"On the Imperfection of the Geological Record" is the ninth chapter of both On the Origin of Species by Means of Natural Selection by Charles Darwin and Darwin's Ghost by Steve Jones. Beginning with this chapter, Darwin and Jones address the topic of geology. Like many of the chapters in Jones’ and Darwin’s books, one version of this chapter is more interesting than the other. In this case, it is the version in Jones’ Darwin’s Ghost.

Right near the beginning of his chapter, Jones points out that "[t]he fossil record—in defiance of Darwin’s whole idea of gradual change—often makes great leaps from one form to the next." How can evolution make sense if "many species appear without warning, persist in fixed form, and disappear, leaving no descendants?" The answer? The fossil record is much less reliable and less complete than one might think. Bones are destroyed, washed away, and, given time, decompose. Few create fossils before they go.

The length of natural history is also much longer than anyone has known until recently. Archbishop Ussher’s famous estimate for the Earth’s origin was 4004 B.C. Jones also writes that "French naturalist George Cuvier noted that the five-thousand-year-old ibis mummies brought back by Napoleon from Egypt were identical to their fellows alive today. That, he felt, showed that animals could not change, as five millennia seemed to him to encompass most of the Earth’s history." It wasn’t until 1788, with discoveries by geologist James Hutton, that it became clear that the Earth is very old. Even then, no estimate existed of its age. Further research gives an age of about 4.5 billion years.

In these vast periods of time, a lot can happen to the fossil record. Most of this change can be blamed on water. Over even a hundred years, the force of rain was enough to wipe the hieroglyphs off a obelisk brought to New York from Thebes, where it had stood for three thousand years, intact in the dry weather. In a little over a thousand years, since having its original limestone surface removed, the Great Pyramid has lost sixty thousand cubic yards of material. In several million years, the Indian face of the Himalayas has been gashed by valleys and strange formations of rock, while Tibet, on the other side of the mountains, is dry and flat. Without rain, it has changed far less over time.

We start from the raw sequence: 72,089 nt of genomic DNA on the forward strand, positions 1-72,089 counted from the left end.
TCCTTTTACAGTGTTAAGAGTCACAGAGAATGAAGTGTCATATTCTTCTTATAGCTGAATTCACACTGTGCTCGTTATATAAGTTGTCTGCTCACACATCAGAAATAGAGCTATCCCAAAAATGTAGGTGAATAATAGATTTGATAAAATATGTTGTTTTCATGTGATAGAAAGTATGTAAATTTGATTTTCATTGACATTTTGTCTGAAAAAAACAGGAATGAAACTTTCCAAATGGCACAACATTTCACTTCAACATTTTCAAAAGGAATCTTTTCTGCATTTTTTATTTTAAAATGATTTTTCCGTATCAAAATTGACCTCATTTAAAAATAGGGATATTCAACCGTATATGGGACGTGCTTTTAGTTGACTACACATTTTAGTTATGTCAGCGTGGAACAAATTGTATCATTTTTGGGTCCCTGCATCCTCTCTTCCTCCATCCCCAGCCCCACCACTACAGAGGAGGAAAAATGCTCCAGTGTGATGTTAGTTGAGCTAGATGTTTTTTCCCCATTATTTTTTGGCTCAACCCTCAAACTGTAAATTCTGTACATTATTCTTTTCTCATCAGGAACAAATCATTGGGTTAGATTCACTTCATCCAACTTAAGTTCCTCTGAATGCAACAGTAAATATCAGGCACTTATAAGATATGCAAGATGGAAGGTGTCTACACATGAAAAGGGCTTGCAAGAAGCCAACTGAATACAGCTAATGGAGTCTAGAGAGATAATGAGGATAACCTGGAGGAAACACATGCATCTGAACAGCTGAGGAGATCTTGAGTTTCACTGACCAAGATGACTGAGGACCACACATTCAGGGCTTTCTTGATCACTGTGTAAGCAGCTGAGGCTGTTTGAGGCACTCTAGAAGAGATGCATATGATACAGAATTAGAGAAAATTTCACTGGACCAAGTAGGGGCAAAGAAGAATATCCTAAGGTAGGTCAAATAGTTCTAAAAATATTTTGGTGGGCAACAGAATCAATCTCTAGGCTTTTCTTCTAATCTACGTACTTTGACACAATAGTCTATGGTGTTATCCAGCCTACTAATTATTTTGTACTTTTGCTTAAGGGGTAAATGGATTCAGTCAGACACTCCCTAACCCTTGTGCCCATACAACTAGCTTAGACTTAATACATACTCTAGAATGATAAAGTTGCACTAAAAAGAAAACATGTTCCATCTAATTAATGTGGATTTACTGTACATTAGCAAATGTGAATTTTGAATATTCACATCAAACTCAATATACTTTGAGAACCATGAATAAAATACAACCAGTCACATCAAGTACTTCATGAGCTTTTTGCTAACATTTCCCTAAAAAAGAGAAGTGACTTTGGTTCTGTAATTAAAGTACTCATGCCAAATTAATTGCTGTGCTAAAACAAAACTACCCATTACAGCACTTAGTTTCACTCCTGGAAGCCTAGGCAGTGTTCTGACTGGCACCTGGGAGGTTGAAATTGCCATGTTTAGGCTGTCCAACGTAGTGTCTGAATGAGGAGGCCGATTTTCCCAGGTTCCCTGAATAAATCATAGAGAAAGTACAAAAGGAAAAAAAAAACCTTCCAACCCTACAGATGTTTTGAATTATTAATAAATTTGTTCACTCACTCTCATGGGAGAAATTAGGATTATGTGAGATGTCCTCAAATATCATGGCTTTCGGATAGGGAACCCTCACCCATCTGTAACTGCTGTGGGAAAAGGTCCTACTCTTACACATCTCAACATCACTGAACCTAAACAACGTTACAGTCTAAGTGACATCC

Jones gives another example of the power of water. For thirty years, the Glen Canyon Dam dammed the Colorado River. When it was opened for a week in March and April of 1996, the river rose by twenty feet, but, more dramatically, thousands of bones ("any of which might in time have become a fossil," Jones writes) were moved and resettled in the Grand Canyon. "In the Grand Canyon’s long history," Jones writes, "such deluges must have happened uncounted times."

Jones writes that "[I]t was explained to Darwin in South America that the bones of giant sloths deep below the surface proved how, in an earlier age, they lived in holes." The truth, Jones continues, is simpler. Given long enough, the land flows, moves, and changes. Things that are in it, like fossils, are moved as well. In an experiment at the East Fort River in Wyoming, cow bones were marked and scattered in the 1970s. Only ten years later, many of them were buried deep in sediment, mingled with bones thousands of years old. Living creatures can also confuse our understanding of the fossil record. For instance, we expect to find the shells of sea snails in the sea, but they are sometimes found mixed with the bones of land mammals and birds. "The snails," explains Jones, "were picked up by ancient seabirds who dived for food and left the fragments around their nests."

The effect of all these problems is that there are gaps in the fossil record. The passenger pigeon, which once flourished in America, died out in 1914. "At the time of the Mayflower," Jones points out, "nine billion were alive—more than all the birds of America today." No fossilized passenger pigeon bones have ever been found. The only records that exist of it are those made by people who saw them. Krill, a tiny sea creature eaten in vast quantities by some species of whales, sometimes swim in shoals consisting of a hundred million tons of the animals, yet only one krill fossil has ever been found. It was eaten by a fish and fossilized within it. How many other species are missing entirely from the fossil record?

In this chapter, both Darwin and Jones address "the sudden appearance of whole groups of Allied Species." In fossil formations, it often appears that many related species have begun existence at the same time. Jones explains that, again, this appearance is due to our overestimating the perfection of the geological record. A species or group of species that appears to emerge suddenly can, on further investigation, turn out to be descended from other species that are less different from previously known ones. For instance, Archaeopteryx, an early, dinosaur-like bird, seemed to be separated from both dinosaurs and birds by gigantic gaps. It was not until the 1990s that intermediate species were found. The reason it took so long is that so few fossils of these ancient species exist.

The main point made by both Darwin and Jones in this chapter of Origin of Species is that the fossil record is far more complicated, more varied, and more incomplete than anyone ever imagined. In Darwin’s words, "I look at the natural geological record, as a history of the world imperfectly kept, and written in a changing dialect; of this history we possess the last volume alone, relating only to two or three countries. Of this volume, only here and there a short chapter has been preserved; and of each page, only here and there a few lines." This is the only record we have of most of the history of life on Earth.

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